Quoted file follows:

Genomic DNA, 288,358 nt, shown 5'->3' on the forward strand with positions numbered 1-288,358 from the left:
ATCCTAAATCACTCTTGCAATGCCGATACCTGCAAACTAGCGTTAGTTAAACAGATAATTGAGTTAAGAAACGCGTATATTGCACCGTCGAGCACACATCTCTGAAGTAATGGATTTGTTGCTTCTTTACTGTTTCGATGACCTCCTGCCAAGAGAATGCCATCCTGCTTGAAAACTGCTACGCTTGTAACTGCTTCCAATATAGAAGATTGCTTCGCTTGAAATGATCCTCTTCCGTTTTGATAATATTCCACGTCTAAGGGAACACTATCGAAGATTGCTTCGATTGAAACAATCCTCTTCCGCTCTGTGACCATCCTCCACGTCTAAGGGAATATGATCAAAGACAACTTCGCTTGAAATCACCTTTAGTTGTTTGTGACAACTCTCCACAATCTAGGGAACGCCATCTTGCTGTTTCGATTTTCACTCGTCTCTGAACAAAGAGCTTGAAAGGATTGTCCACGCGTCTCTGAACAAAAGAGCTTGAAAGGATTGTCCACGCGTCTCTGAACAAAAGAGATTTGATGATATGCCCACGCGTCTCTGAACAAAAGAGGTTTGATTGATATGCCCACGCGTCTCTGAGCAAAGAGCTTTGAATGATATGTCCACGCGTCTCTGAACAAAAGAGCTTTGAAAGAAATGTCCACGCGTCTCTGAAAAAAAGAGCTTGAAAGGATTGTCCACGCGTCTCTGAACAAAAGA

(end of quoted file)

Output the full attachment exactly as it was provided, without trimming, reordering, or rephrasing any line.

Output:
Genomic DNA, 288,358 nt, shown 5'->3' on the forward strand with positions numbered 1-288,358 from the left:
ATCCTAAATCACTCTTGCAATGCCGATACCTGCAAACTAGCGTTAGTTAAACAGATAATTGAGTTAAGAAACGCGTATATTGCACCGTCGAGCACACATCTCTGAAGTAATGGATTTGTTGCTTCTTTACTGTTTCGATGACCTCCTGCCAAGAGAATGCCATCCTGCTTGAAAACTGCTACGCTTGTAACTGCTTCCAATATAGAAGATTGCTTCGCTTGAAATGATCCTCTTCCGTTTTGATAATATTCCACGTCTAAGGGAACACTATCGAAGATTGCTTCGATTGAAACAATCCTCTTCCGCTCTGTGACCATCCTCCACGTCTAAGGGAATATGATCAAAGACAACTTCGCTTGAAATCACCTTTAGTTGTTTGTGACAACTCTCCACAATCTAGGGAACGCCATCTTGCTGTTTCGATTTTCACTCGTCTCTGAACAAAGAGCTTGAAAGGATTGTCCACGCGTCTCTGAACAAAAGAGCTTGAAAGGATTGTCCACGCGTCTCTGAACAAAAGAGATTTGATGATATGCCCACGCGTCTCTGAACAAAAGAGGTTTGATTGATATGCCCACGCGTCTCTGAGCAAAGAGCTTTGAATGATATGTCCACGCGTCTCTGAACAAAAGAGCTTTGAAAGAAATGTCCACGCGTCTCTGAAAAAAAGAGCTTGAAAGGATTGTCCACGCGTCTCTGAACAAAAGA